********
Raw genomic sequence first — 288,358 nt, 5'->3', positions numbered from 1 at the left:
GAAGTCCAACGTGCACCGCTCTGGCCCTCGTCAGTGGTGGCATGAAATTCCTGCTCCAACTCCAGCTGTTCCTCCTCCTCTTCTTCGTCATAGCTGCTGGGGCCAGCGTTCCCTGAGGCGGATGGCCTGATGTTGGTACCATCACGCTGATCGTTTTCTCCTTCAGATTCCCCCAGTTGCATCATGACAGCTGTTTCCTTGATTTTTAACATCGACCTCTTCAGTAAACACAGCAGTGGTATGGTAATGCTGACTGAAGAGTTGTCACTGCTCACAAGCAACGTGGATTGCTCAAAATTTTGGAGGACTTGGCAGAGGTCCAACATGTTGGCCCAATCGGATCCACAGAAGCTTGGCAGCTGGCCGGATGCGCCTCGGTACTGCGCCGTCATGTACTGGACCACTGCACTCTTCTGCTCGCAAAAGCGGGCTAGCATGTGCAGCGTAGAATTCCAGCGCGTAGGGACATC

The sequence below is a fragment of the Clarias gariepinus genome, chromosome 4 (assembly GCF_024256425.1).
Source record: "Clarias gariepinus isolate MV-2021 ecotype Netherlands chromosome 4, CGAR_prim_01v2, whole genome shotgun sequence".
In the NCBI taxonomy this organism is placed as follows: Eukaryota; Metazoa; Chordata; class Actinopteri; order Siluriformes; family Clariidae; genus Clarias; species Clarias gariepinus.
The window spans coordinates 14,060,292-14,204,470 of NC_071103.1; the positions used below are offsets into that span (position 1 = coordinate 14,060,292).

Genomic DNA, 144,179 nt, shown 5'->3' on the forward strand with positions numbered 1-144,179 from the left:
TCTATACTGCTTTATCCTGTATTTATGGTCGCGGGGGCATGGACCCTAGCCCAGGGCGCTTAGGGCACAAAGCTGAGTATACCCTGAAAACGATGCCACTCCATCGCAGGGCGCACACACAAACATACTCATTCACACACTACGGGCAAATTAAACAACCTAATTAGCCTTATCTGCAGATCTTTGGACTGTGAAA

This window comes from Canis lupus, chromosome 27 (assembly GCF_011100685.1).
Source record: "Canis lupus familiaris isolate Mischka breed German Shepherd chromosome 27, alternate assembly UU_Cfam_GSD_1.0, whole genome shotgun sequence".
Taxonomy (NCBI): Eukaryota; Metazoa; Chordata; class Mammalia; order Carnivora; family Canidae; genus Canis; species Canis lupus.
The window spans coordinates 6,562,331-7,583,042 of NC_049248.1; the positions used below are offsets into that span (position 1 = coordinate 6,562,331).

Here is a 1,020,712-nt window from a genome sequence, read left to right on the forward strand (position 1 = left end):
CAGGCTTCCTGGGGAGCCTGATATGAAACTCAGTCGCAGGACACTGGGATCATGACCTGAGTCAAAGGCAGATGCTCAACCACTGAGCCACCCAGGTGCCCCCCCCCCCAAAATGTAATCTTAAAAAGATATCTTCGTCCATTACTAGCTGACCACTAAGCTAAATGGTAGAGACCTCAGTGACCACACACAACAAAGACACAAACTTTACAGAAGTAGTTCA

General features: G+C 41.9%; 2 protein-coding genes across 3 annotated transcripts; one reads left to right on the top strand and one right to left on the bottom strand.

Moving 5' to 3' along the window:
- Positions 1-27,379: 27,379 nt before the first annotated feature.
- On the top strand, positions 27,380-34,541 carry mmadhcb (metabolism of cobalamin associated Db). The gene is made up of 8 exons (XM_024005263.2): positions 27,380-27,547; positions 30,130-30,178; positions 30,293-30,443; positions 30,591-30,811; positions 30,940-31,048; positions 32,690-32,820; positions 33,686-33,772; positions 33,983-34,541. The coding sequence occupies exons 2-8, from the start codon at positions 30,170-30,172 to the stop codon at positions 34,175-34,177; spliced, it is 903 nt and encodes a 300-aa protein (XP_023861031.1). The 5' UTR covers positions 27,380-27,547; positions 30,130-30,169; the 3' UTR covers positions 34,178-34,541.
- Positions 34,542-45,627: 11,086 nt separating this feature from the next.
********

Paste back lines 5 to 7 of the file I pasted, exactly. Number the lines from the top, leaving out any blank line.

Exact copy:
In the NCBI taxonomy this organism is placed as follows: Eukaryota; Metazoa; Chordata; class Actinopteri; order Siluriformes; family Clariidae; genus Clarias; species Clarias gariepinus.
The window spans coordinates 14,060,292-14,204,470 of NC_071103.1; the positions used below are offsets into that span (position 1 = coordinate 14,060,292).

Genomic DNA, 144,179 nt, shown 5'->3' on the forward strand with positions numbered 1-144,179 from the left: